Cambridge Condos

Cambridge is a direct suburb of Boston, and this alone would make this are of the country a popular place to live, work, and play. But the fact of the matter is that Cambridge isn’t just a suburb of Boston – many people consider it part and parcel with the city itself. This isn’t a typical suburb. Another factor in its factor is that it is home to the universities of Harvard and MIT, making it one of the most intellectually respected towns in the entire world. Many people would love to live in Cambridge, due to the beauty of the area, its proximity to Boston, and the lush surroundings.

Of course, living in Cambridge can be expensive and tricky, and this is where Condo Company comes in. If you are looking to move to pricey Cambridge, a condominium could very well be an excellent option – condos tend to be cheaper than single-family homes when it comes to price per square foot, so going for a condo will save you dough in areas that are expensive.

In addition, living in a condo will give you the chance to be able to let somebody else do the gardening – those fees that you pay to your homeowners’ association board will take care of any pruning or lawn mowing that has to be done. Condos often come with amenities, which is a major selling point – if you’ve ever wanted access to a tennis court, swimming pool, gym, sauna, pool, or hot tub, a condo might be a good choice for you. For more information about elegant Cambridge condos, be sure to talk with the condo experts at Condo Company.

Cambridge, Massachusetts is a beautiful city located just north of the City of Boston, across the Charles River.  Cambridge may be best known for it’s prestigeous academic institutions, such as Harvard University and Massachusetts Institute of Technology (MIT).  This 6.5 square-mile city is rich in cultural and social diversity with it’s more than 100,000 residents.  The diversity of the population is striking. It ranges from distinguished Harvard professors to immigrants from Latin America. This diversity contributes to the liberal atmosphere, and may be compared to Berkeley, California, in some respects. It is sometimes referred to as the “People’s Republic of Cambridge” because of the city’s famously liberal politics; political organizers often congregate at the Red Line T station in Harvard Square. The 2000 census reported that Cambridge contained nearly 50,000 housing units, of which the majority were aparments.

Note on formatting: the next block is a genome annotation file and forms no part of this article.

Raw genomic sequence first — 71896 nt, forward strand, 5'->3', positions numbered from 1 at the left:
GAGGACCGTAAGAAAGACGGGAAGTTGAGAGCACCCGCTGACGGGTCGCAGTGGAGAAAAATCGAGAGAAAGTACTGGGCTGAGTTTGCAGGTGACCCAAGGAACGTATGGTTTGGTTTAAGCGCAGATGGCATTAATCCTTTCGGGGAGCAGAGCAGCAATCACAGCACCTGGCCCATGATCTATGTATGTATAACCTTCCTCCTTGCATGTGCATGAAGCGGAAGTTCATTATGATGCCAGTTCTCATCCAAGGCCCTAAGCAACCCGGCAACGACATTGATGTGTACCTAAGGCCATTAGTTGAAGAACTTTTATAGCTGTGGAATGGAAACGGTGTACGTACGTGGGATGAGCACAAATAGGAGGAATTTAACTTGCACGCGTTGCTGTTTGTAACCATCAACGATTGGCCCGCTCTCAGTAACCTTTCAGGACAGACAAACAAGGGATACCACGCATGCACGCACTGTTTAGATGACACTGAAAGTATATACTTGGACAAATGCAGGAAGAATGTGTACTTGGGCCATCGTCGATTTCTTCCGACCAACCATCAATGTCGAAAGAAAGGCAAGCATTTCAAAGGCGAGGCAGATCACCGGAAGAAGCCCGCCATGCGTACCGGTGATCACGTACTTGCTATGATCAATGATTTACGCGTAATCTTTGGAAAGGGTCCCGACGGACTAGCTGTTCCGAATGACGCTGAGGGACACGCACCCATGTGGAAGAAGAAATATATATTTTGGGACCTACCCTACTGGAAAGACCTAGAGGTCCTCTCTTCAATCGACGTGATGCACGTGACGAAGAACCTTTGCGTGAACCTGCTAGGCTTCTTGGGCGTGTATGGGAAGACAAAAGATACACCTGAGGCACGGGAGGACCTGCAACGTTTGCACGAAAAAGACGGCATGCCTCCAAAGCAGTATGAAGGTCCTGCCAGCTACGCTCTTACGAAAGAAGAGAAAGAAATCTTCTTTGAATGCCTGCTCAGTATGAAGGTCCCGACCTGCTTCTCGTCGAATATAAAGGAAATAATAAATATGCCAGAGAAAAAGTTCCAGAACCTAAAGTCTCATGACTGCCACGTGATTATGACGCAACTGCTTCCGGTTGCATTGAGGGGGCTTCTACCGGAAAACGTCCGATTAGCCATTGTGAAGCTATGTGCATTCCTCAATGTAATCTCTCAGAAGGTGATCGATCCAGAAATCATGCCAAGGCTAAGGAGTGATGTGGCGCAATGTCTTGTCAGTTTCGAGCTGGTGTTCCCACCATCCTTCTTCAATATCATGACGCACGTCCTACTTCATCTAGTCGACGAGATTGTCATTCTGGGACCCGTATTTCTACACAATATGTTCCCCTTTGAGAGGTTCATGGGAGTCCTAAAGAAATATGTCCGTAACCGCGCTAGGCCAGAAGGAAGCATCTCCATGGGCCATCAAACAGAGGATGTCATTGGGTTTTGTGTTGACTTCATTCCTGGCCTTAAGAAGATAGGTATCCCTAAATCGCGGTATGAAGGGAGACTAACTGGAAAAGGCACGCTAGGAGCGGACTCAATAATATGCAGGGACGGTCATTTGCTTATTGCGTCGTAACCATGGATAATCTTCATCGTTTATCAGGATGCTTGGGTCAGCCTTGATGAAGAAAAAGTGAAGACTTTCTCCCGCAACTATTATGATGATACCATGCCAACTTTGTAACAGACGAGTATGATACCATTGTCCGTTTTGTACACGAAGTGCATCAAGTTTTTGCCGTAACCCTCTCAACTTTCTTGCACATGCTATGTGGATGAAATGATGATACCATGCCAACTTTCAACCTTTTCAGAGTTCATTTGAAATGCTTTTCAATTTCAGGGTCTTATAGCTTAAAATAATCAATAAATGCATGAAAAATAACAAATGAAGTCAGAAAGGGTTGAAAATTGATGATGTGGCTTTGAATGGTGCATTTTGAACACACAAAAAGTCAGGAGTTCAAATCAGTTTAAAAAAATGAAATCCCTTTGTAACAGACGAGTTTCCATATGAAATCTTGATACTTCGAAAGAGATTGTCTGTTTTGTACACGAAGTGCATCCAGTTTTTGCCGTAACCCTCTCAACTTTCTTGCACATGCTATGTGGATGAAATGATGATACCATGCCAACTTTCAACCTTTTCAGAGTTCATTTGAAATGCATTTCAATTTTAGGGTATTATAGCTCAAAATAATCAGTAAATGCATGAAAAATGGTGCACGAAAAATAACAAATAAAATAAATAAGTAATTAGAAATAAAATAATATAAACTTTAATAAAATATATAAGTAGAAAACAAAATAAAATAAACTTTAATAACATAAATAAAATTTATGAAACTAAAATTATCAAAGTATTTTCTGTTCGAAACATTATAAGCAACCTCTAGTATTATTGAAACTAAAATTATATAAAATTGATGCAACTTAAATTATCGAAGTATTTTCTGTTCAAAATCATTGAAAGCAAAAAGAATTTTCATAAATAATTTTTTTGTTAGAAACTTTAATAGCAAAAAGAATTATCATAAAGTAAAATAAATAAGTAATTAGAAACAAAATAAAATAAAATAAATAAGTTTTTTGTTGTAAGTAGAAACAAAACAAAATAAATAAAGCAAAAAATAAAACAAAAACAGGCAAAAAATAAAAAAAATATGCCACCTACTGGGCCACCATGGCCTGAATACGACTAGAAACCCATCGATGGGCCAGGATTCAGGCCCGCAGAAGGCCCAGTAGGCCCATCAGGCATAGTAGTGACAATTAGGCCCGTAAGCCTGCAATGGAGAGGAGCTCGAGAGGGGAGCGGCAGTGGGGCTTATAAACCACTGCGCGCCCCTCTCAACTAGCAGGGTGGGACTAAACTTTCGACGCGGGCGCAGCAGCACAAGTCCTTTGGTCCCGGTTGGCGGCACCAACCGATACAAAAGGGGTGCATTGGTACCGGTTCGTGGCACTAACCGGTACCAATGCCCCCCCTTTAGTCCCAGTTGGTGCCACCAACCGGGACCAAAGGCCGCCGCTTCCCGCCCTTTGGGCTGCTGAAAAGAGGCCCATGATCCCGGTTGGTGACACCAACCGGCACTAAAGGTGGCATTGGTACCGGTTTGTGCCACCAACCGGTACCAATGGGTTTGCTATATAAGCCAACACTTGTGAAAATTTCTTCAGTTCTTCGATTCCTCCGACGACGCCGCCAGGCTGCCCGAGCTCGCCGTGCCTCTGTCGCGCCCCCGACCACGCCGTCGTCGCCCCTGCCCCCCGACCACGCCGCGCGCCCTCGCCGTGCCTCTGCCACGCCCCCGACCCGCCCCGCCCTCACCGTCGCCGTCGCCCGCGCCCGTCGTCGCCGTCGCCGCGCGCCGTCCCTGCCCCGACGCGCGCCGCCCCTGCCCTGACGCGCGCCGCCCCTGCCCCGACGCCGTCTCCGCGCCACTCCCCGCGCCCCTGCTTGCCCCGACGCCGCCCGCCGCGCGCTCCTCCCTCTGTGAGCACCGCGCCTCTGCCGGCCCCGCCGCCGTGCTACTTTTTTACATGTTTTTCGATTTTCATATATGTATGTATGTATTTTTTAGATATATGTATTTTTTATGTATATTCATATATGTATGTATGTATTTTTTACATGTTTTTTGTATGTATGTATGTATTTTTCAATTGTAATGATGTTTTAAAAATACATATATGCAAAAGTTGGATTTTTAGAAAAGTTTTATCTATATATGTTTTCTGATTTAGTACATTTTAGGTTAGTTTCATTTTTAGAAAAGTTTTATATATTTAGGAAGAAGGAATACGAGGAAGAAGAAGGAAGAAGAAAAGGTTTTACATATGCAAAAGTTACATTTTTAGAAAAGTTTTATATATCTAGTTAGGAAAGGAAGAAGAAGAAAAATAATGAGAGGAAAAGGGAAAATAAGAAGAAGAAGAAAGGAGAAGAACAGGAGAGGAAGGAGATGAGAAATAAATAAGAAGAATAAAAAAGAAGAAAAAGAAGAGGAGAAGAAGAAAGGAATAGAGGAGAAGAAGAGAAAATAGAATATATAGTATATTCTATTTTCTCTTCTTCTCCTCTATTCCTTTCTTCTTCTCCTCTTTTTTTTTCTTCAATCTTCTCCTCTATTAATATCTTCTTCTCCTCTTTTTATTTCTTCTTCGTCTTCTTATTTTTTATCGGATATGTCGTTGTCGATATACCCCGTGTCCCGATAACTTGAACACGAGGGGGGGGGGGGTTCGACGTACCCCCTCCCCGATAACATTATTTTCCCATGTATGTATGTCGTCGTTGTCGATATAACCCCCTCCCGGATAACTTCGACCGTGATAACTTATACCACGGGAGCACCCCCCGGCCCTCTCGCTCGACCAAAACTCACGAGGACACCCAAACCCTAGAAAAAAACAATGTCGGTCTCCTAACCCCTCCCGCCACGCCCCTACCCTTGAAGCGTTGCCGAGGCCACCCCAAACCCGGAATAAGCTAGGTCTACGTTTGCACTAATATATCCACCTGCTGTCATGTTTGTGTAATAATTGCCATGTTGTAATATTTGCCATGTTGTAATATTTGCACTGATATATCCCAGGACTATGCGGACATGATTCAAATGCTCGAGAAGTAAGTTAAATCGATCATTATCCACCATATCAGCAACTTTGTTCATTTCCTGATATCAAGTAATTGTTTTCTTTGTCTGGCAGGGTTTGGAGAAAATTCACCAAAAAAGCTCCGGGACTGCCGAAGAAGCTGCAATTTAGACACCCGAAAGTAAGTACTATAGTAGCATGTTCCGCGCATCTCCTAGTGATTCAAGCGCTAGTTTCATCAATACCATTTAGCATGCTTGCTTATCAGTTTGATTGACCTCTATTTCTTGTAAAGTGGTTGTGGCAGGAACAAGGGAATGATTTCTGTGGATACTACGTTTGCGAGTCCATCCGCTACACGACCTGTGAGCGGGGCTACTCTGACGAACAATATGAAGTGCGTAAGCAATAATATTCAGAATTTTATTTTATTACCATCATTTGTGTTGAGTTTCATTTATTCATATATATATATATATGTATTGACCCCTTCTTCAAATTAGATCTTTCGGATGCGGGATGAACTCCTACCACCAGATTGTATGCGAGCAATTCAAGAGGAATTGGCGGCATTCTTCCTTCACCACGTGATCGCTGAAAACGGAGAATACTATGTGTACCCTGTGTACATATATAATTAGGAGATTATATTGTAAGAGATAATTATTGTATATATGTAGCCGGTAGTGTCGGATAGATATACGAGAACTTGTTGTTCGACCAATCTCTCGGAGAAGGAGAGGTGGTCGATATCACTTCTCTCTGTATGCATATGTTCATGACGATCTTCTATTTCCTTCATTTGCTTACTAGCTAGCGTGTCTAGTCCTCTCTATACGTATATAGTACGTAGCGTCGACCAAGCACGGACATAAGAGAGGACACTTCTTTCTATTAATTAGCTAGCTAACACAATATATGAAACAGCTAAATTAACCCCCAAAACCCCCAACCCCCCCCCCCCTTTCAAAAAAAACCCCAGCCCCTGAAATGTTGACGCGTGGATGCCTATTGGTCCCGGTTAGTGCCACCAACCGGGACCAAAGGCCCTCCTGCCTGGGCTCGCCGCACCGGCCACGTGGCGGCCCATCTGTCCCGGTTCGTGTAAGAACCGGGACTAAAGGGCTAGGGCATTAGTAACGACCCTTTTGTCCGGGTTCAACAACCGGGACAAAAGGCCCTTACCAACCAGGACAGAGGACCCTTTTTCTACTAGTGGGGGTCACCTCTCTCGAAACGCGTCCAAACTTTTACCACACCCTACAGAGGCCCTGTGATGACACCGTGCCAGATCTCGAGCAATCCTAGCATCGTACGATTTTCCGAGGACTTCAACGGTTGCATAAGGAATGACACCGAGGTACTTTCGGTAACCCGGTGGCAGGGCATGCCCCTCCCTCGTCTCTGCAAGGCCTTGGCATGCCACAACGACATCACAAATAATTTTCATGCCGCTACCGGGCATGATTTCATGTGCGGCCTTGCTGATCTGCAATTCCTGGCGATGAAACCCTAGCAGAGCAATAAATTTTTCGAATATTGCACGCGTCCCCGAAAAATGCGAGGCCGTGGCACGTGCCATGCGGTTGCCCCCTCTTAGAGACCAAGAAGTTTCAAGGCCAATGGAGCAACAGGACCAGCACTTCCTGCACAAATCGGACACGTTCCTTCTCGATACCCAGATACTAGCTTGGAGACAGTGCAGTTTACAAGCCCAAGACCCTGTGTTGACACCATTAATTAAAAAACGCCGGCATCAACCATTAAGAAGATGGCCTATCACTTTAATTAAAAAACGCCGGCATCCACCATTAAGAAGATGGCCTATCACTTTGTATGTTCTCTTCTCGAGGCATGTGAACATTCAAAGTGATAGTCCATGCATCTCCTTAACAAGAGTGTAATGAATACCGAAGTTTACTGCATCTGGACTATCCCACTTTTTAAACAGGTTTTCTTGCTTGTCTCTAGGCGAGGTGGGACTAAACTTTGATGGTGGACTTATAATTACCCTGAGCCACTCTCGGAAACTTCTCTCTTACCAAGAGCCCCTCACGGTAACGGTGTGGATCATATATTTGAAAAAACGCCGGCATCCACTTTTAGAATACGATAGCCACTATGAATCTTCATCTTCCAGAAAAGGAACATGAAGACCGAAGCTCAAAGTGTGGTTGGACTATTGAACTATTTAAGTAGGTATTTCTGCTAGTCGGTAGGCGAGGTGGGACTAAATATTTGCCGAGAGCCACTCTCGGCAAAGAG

Many conversion projects have been completed over the past decade or so in which older schools, churches, and warehouses have been redeveloped into luxury condos and apartments.  The Cambridge real estate market is very strong, and the average price of a home, and condo, has increased steadily over the past ten years. Cambridge has been called the city of Squares, most likely because most of its major street intersections are known as Squares. (In the Greater Boston area, a “Square” is merely a major intersection. Very few of these “squares” have four sides. Both of these facts stem from the usually stated origin of squares. The traditional square is said to be the result of the arc swept out by timber brought through on roadways to market/port.)

Each of the Squares acts as something of a neighborhood center. These include: – Kendall Square, formed by the junction of Broadway, Main Street, and Third Street. Just over the Longfellow Bridge from Boston, at the eastern end of the MIT campus. Served by the MBTA red line subway. A flourishing biotech industry has grown up around here. – Central Square, formed by the junction of Massachusetts Avenue, Prospect Street, and Western Avenue. This is perhaps the closest thing Cambridge has to a downtown, and is well-known for its wide variety of ethnic restaurants. Even as recently as the late 1990s it was rather run-down; it has become more gentrified in recent years, and continues to grow more expensive. It is served by the MBTA red line subway. – Harvard Square, formed by the junction of Mass. Avenue, Brattle Street, and JFK Street.

This is the site of Harvard University, the oldest university in the United States. Like Central Square, Harvard Square has become increasingly gentrified in recent years. It includes many interesting stores, and has the highest concentration of bookstores in the country . It is served by the MBTA red line subway. – Porter Square, about a mile north on Mass. Ave from Harvard Square, formed by the junction of Mass. Ave and Somerville Ave. Served by the MBTA Red Line subway.